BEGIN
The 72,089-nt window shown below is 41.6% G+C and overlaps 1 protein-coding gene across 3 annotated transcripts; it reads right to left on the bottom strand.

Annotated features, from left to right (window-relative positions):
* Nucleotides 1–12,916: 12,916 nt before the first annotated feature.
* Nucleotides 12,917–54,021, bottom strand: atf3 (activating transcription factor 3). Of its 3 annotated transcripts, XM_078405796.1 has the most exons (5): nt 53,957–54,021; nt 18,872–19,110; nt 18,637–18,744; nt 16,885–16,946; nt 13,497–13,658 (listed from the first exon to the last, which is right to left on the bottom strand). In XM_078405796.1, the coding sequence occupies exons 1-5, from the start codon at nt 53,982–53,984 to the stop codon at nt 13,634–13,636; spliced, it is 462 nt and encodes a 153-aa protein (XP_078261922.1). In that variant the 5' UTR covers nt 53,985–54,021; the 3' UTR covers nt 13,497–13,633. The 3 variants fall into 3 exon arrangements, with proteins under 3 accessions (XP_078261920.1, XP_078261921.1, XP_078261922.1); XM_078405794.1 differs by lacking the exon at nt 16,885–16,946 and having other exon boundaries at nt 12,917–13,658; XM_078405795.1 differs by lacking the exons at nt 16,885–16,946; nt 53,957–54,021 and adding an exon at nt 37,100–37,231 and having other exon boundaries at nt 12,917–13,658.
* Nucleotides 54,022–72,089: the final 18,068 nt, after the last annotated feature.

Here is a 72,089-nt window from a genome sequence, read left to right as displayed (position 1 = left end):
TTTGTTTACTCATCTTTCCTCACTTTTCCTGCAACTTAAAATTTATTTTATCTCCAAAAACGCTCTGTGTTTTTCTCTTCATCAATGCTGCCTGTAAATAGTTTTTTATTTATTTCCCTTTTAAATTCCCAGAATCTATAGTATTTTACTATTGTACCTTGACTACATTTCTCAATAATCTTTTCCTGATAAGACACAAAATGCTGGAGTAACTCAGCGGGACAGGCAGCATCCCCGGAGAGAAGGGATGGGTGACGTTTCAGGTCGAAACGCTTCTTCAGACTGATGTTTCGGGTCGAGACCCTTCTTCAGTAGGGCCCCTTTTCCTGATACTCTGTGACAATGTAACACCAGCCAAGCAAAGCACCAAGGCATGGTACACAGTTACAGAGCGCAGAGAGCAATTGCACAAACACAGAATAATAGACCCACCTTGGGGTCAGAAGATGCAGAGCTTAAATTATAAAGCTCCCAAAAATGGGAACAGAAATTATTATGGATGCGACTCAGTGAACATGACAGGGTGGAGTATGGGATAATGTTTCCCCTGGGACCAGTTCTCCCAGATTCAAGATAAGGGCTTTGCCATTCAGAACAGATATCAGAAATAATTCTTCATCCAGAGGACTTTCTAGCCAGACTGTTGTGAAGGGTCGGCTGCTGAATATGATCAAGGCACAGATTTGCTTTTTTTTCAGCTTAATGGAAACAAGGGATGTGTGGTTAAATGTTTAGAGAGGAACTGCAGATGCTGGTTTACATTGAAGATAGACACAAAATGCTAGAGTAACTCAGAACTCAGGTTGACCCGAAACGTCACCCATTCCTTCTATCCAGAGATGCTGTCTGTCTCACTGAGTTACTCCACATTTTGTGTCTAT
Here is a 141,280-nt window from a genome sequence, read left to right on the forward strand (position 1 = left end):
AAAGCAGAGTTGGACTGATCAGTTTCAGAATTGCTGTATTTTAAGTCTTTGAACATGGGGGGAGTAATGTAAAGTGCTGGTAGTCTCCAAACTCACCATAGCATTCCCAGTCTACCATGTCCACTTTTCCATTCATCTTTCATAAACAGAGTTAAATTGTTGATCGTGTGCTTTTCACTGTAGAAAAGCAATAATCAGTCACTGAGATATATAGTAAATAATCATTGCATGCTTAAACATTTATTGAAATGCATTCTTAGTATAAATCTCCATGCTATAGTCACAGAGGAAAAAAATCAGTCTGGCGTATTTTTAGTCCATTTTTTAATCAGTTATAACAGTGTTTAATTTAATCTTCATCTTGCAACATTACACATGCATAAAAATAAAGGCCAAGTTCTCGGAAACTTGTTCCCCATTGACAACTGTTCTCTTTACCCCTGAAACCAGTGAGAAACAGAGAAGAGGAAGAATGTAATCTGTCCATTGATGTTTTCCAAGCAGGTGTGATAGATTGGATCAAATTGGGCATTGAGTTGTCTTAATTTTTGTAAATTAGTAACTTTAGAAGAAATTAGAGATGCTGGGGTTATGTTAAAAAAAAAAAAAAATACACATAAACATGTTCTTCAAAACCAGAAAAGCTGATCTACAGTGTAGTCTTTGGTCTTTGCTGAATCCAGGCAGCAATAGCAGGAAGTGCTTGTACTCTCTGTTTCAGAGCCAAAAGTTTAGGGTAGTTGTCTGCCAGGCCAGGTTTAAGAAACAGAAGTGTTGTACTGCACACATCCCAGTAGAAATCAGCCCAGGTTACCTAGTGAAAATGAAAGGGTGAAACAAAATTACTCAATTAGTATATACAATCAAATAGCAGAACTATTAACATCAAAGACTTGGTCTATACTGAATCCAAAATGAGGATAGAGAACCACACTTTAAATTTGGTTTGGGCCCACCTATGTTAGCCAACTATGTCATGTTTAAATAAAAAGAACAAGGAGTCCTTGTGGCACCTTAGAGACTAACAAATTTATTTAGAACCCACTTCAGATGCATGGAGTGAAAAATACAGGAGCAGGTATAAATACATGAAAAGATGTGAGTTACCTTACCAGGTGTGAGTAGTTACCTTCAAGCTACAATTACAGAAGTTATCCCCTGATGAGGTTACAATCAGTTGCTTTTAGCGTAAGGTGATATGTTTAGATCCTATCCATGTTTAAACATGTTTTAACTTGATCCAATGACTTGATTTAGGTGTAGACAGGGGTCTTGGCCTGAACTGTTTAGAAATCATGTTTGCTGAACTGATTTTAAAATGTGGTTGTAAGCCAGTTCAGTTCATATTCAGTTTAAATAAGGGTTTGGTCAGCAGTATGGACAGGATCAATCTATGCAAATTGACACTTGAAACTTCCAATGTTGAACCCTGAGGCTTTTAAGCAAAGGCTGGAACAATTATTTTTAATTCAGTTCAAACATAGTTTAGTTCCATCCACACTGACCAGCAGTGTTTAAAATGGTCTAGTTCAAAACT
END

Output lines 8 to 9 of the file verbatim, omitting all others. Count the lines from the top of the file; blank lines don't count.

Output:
Here is a 141,280-nt window from a genome sequence, read left to right on the forward strand (position 1 = left end):
AAAGCAGAGTTGGACTGATCAGTTTCAGAATTGCTGTATTTTAAGTCTTTGAACATGGGGGGAGTAATGTAAAGTGCTGGTAGTCTCCAAACTCACCATAGCATTCCCAGTCTACCATGTCCACTTTTCCATTCATCTTTCATAAACAGAGTTAAATTGTTGATCGTGTGCTTTTCACTGTAGAAAAGCAATAATCAGTCACTGAGATATATAGTAAATAATCATTGCATGCTTAAACATTTATTGAAATGCATTCTTAGTATAAATCTCCATGCTATAGTCACAGAGGAAAAAAATCAGTCTGGCGTATTTTTAGTCCATTTTTTAATCAGTTATAACAGTGTTTAATTTAATCTTCATCTTGCAACATTACACATGCATAAAAATAAAGGCCAAGTTCTCGGAAACTTGTTCCCCATTGACAACTGTTCTCTTTACCCCTGAAACCAGTGAGAAACAGAGAAGAGGAAGAATGTAATCTGTCCATTGATGTTTTCCAAGCAGGTGTGATAGATTGGATCAAATTGGGCATTGAGTTGTCTTAATTTTTGTAAATTAGTAACTTTAGAAGAAATTAGAGATGCTGGGGTTATGTTAAAAAAAAAAAAAAATACACATAAACATGTTCTTCAAAACCAGAAAAGCTGATCTACAGTGTAGTCTTTGGTCTTTGCTGAATCCAGGCAGCAATAGCAGGAAGTGCTTGTACTCTCTGTTTCAGAGCCAAAAGTTTAGGGTAGTTGTCTGCCAGGCCAGGTTTAAGAAACAGAAGTGTTGTACTGCACACATCCCAGTAGAAATCAGCCCAGGTTACCTAGTGAAAATGAAAGGGTGAAACAAAATTACTCAATTAGTATATACAATCAAATAGCAGAACTATTAACATCAAAGACTTGGTCTATACTGAATCCAAAATGAGGATAGAGAACCACACTTTAAATTTGGTTTGGGCCCACCTATGTTAGCCAACTATGTCATGTTTAAATAAAAAGAACAAGGAGTCCTTGTGGCACCTTAGAGACTAACAAATTTATTTAGAACCCACTTCAGATGCATGGAGTGAAAAATACAGGAGCAGGTATAAATACATGAAAAGATGTGAGTTACCTTACCAGGTGTGAGTAGTTACCTTCAAGCTACAATTACAGAAGTTATCCCCTGATGAGGTTACAATCAGTTGCTTTTAGCGTAAGGTGATATGTTTAGATCCTATCCATGTTTAAACATGTTTTAACTTGATCCAATGACTTGATTTAGGTGTAGACAGGGGTCTTGGCCTGAACTGTTTAGAAATCATGTTTGCTGAACTGATTTTAAAATGTGGTTGTAAGCCAGTTCAGTTCATATTCAGTTTAAATAAGGGTTTGGTCAGCAGTATGGACAGGATCAATCTATGCAAATTGACACTTGAAACTTCCAATGTTGAACCCTGAGGCTTTTAAGCAAAGGCTGGAACAATTATTTTTAATTCAGTTCAAACATAGTTTAGTTCCATCCACACTGACCAGCAGTGTTTAAAATGGTCTAGTTCAAAACT